Baron Franklyn Must Die

bfmd_cover-illustration_2014-02-02

By Allen Scudwry

author photo

http://www.amazon.com/dp/B00I8UR57U

Plot

It is the 24th century. Mankind has traveled and inhabited many planets. And wherever the population goes, crime follows. A drug kingpin known as the Baron has gone untouched by authorities for years. Now, two Interpol Agents, Susan Myers and James Banahan, are tasked with bringing down the crime lord. However, they’re not the only people interested in the Baron. An enigmatic individual, by the name of Weston, is on the trail.

This is your galaxy. This is your galaxy on drugs. Lol. Just kidding. So many sci-fi books are about conquering races and civil wars and kingdoms falling and it was nice to see a change of pace to, basically, a police investigation of a narcotics dealer.

Characters

Susan Myers: Interpol Agent, parents murdered when she was a child, excellent marksman

James Banahan: Interpol Agent, around middle age, atheist

Weston: vigilante, large build,

Franklyn: drug kingpin, round features, has the title of Baron

Bramnst Pedersen: suffering from drug abuse, incarcerated in mental institution

Only surface detail on the characters. There is background info on Myers, but I didn’t ‘see’ any of the characters because there were scant physical descriptions. ‘Large’ or ‘rotund’ or ’round’ does not convey very much. You get a sense of Banahan’s serious demeanor but the baddie could be so much more ‘bad’. Franklyn’s minions could be so much much more oily and nasty or if they’re sycophants, show that aspect. I like Weston but not much is told about him. Countless pages of background information are not needed, but give me something more. Also, there is one scene that confused me about Franklyn. He’s a drug lord, a criminal, yet his assistant had to explain what Interpol was? Unless there is hidden meaning here, one would expect a criminal to understand law enforcement.

Dialogue

Some tag lines have extra stuff, either an action or telling the reader the way the dialogue was spoken. Not just through ‘ly’ adverbs, but other wordy descriptions. Some of this is unnecessary as the tension of the scene should convey the attitude of the speaker. There are instances where the first word of the continuation of dialogue after a tag should have been capitalized because the line is a separate sentence from the one before the tag.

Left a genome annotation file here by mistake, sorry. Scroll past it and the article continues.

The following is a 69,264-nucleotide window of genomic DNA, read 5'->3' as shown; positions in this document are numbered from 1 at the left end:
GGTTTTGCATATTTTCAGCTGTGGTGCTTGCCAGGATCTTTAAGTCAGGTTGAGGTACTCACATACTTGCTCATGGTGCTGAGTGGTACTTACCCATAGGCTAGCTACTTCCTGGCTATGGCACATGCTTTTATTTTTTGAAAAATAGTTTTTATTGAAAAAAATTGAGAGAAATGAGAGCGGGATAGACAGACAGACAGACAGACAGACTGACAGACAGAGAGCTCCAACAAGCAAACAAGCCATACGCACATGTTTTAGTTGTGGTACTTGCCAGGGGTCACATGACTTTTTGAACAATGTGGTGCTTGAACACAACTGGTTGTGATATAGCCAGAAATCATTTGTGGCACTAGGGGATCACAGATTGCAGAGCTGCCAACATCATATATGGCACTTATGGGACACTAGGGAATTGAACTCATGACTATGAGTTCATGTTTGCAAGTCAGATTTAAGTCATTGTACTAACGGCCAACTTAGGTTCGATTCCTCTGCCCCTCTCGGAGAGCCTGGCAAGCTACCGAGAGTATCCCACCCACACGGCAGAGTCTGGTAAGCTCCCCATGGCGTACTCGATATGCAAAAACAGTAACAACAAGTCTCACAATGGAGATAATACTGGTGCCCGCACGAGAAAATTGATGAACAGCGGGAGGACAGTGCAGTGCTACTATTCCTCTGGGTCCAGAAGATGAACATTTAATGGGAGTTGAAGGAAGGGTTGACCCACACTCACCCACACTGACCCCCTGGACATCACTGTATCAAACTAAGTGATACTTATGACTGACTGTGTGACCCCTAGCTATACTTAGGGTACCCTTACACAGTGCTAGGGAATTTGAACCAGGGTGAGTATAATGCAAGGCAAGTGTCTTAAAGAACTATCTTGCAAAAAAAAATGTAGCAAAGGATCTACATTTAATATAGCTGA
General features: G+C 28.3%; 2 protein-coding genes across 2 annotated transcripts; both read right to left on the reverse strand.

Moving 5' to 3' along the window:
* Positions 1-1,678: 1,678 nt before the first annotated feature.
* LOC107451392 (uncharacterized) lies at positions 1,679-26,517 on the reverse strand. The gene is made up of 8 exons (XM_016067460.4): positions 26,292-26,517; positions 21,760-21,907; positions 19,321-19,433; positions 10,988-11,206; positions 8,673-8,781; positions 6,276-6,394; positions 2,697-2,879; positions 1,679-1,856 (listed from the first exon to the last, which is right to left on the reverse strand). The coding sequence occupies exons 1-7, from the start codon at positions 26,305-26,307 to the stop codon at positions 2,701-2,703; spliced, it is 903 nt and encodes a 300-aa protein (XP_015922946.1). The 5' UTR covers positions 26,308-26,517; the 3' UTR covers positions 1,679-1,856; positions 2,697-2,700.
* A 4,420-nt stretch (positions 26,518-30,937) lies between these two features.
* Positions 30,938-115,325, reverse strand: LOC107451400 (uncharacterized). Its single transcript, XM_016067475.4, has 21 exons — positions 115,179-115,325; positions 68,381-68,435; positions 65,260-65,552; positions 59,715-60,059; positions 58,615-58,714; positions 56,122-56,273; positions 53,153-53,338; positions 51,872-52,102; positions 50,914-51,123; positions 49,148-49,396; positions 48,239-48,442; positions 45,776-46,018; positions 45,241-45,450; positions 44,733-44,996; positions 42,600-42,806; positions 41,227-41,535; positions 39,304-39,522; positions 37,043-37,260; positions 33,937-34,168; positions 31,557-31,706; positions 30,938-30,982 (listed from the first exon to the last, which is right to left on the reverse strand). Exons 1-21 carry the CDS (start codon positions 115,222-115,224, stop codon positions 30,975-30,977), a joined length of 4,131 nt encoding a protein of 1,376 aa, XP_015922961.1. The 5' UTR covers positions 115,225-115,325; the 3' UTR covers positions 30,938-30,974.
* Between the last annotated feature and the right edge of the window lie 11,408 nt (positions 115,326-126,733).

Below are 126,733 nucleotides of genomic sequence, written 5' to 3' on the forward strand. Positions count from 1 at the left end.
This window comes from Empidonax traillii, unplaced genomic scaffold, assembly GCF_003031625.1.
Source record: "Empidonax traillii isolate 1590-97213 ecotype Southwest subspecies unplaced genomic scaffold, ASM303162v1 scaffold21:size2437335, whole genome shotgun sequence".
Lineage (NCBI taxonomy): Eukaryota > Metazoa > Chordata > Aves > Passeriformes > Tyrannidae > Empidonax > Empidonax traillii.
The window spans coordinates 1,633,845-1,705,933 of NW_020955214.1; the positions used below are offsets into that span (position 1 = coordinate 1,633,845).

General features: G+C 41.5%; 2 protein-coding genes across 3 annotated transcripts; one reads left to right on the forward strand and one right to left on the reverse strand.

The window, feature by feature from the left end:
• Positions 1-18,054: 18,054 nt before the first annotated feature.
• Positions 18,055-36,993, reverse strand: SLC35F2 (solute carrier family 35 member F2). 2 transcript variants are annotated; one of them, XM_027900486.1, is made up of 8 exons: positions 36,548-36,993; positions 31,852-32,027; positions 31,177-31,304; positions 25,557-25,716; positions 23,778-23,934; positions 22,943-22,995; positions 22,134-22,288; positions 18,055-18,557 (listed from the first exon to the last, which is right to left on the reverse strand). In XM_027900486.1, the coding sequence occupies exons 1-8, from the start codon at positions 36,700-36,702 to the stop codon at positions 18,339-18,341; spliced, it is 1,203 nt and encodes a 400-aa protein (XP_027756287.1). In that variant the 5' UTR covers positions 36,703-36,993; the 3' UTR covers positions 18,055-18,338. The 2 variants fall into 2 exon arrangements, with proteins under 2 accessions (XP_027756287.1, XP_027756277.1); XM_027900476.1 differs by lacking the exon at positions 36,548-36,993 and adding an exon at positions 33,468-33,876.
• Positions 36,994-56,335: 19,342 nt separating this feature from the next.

Writing

Titled chapters. At times, narrator jumps from 3rd person close to 3rd person overview and back again. A bit distracting when it should stay close. Some unnecessary profanity. There was a saturation of ‘ing’ and ‘ly’ words, in particular in the chapterat the mental institution. Once noticed, it was difficult not to spot them at every opportunity. Once noticed, the realization dawned of how the entire writing style lacks strength. Sentences could be tighter, some of the wordiness deleted. I did enjoy some of the descriptions which helped bring me into the story because I could visualize the scene better. With sci-fi, this is a must and I think this story contained some fine detail. The technology was not ‘in your face’ or over the top, but believable. The aliens were interesting enough and held my attention.I considered long and hard about the rank, but the more I read, the more I couldn’t get past the weakness of the writing. Usually when I give a rank this low, there are spelling errors and punctuation problems, but despite some good points, I have to be fair and give this a:

Yellow Belt

Yellow

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Posted on June 9, 2014, in Uncategorized. Bookmark the permalink. Leave a comment.

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